The very idea of people’s desire to continue in sin shows a gross misunderstanding of grace and a contempt for Jesus’ sacrifice. Either we believe what God says is true or we don’t.
More and more every day, the world is turning from God. But praise God, not all of them are, and that’s even more reason to proclaim the gospel message everywhere we can while we can.
The churches of Arkansas are diligent in their duty to see and meet the need to plant new churches. Because of your faithful and consistent support, we find ourselves again in the desired position to come alongside one or two new missionaries as God moves on the lives of men to serve. May our churches be mindful of the potential of such men among them and be an encouragement to help them to follow God’s leadership. I would to God our churches would become incubators for church planters — not only sending them by name only, but to love and nourish them in that time of their life.
This year, we witnessed the organization of The Table Church in Springdale under the leadership of Clinton Morris. Currently, this leaves us with six missionaries, and Michael Hight continues to serve as your Hispanic Coordinator. I will let them share what is happening firsthand.
Some works are moving ever closer to organizing, as others are only beginning. But praise God through His marvelous grace, we look forward with anticipation of these becoming stand-alone churches. For this to happen in the future, our churches must make planting a priority. If I were asked what the greatest need is in the Missions Department today, I would have to say men, workers, soldiers of the cross. Sure, funds help facilitate the work of missions but “How then shall they call on Him in whom they have not believed? and how shall they believe in Him of whom they have not heard? and how shall they hear without a preacher?” (Rom. 10:14).
I would have to say, through my observation, it appears to be much more difficult today to plant than when I planted in 1999. Between the old atheist, new atheist, the nothings and the science that no longer needs a God, we may feel there is no way to function in today’s world. When this happens, we must remember the Lord’s command to us is to plant the seed! While society has changed, God is the same yesterday, today and forever and the Holy Spirit is as present and as powerful as ever. We are told if we go forth sowing precious seed, we will come again bringing our sheaves with us. That’s a promise.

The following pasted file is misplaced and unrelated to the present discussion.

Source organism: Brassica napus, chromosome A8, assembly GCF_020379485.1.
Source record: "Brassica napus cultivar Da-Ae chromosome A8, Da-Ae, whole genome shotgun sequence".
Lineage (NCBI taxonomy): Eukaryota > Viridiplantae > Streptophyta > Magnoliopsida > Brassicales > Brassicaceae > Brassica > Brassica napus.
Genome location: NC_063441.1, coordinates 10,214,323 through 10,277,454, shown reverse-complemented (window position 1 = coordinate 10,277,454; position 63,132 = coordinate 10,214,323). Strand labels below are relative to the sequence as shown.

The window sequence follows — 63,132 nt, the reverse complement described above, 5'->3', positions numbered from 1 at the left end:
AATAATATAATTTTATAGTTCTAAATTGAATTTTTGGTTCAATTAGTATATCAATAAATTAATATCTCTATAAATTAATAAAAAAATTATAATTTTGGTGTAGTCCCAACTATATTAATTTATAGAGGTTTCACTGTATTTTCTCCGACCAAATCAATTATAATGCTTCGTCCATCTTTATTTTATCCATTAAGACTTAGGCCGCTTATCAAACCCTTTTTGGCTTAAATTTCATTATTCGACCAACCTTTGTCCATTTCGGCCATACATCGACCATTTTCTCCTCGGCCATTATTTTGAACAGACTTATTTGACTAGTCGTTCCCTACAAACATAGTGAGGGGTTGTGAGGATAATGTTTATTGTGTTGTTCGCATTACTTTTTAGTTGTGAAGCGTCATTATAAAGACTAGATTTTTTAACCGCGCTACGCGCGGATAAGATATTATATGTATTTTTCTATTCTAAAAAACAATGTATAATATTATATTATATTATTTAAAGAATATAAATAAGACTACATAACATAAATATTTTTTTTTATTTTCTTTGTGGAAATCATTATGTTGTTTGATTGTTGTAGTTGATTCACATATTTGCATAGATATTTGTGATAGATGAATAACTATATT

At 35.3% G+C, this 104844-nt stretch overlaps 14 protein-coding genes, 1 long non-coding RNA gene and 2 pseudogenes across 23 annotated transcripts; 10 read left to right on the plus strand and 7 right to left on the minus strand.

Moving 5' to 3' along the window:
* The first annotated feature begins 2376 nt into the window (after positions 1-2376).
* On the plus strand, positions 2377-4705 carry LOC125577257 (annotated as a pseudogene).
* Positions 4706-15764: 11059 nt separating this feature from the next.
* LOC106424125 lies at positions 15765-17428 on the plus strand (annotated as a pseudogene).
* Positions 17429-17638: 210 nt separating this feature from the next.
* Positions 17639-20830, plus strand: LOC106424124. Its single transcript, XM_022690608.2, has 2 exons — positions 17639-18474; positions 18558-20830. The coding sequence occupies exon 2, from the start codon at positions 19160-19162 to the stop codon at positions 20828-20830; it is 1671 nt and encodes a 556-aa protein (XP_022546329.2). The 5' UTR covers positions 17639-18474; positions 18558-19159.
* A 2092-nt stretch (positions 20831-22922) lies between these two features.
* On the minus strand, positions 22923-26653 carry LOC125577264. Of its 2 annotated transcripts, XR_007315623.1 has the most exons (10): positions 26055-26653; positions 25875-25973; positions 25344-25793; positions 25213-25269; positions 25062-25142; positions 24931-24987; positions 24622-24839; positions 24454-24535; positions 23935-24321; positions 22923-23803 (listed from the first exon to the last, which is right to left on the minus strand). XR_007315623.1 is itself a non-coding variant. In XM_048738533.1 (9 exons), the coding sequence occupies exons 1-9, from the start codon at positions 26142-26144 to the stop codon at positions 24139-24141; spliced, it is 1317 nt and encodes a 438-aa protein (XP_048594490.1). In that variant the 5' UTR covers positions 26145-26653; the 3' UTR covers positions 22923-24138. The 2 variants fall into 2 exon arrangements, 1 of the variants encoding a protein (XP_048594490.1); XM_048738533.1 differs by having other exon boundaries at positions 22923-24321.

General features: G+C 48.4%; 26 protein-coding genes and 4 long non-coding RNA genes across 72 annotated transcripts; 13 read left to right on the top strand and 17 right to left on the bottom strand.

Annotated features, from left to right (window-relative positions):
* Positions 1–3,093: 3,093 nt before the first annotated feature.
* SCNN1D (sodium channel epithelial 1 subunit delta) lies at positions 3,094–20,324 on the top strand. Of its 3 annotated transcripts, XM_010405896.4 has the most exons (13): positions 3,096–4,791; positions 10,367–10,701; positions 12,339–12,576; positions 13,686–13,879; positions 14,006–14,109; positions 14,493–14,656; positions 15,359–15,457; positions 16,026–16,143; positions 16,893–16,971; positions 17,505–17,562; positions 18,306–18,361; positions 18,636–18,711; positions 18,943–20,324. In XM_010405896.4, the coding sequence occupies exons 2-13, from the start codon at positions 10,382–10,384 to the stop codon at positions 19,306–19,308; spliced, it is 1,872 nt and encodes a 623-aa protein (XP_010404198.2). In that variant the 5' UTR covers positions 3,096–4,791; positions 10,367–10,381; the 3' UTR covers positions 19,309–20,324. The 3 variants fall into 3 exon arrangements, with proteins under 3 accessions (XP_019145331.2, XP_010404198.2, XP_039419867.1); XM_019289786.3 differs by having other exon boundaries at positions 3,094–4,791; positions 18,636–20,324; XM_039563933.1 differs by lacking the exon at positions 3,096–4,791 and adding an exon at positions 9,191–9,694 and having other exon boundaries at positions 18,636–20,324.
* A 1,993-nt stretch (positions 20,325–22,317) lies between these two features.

Financially, we are perhaps in the best position in the general fund as ever before. There was once a time when we had men who wanted to serve, but we did not have the funds to help them do so. Now, it is the opposite, and that is because there are fewer and fewer qualified candidates surrendering.
Our Revolving Loan Fund is likewise as healthy as ever before, but the exorbitant cost of land and buildings is quickly putting us out of the church building business.
This forces our missionaries into an even more difficult situation when trying to find facilities to meet. Please pray for them and those God has in the wings yet to make their calling known.
Please pray for the Advisory Committee and me as we are considering sending two men to one location to widen their footprint, double their efforts and serve each other as an accountability partner. Of course, any changes would have to go before the Missionary Committee for their consideration.
C. Peter Wagner, a writer and teacher, stated that the most effective evangelistic methodology under Heaven is planting new churches.
In closing, I completed my 13th year as your State Missions’ Director this past July. I want to thank each of you for this opportunity to serve our association and the privilege of working with these men. I commend Donna Webb, my administrative assistant, for her wonderful commitment to our missionaries and their families. I also thank the Advisory Committee, the Revolving Loan Committee and the Missionary Committee for their faithful service to our association and this department.
Likewise, we continue to enjoy working side-by-side with Executive Editor Jeff Herring and Associate Editor Allan Eakin of the Trumpet. It doesn’t hurt to have two computer gurus in the house. Joann Bailey, owner of Trumpet Printing, also has an office in our building and her willingness to use her expertise to help State Missions is truly appreciated.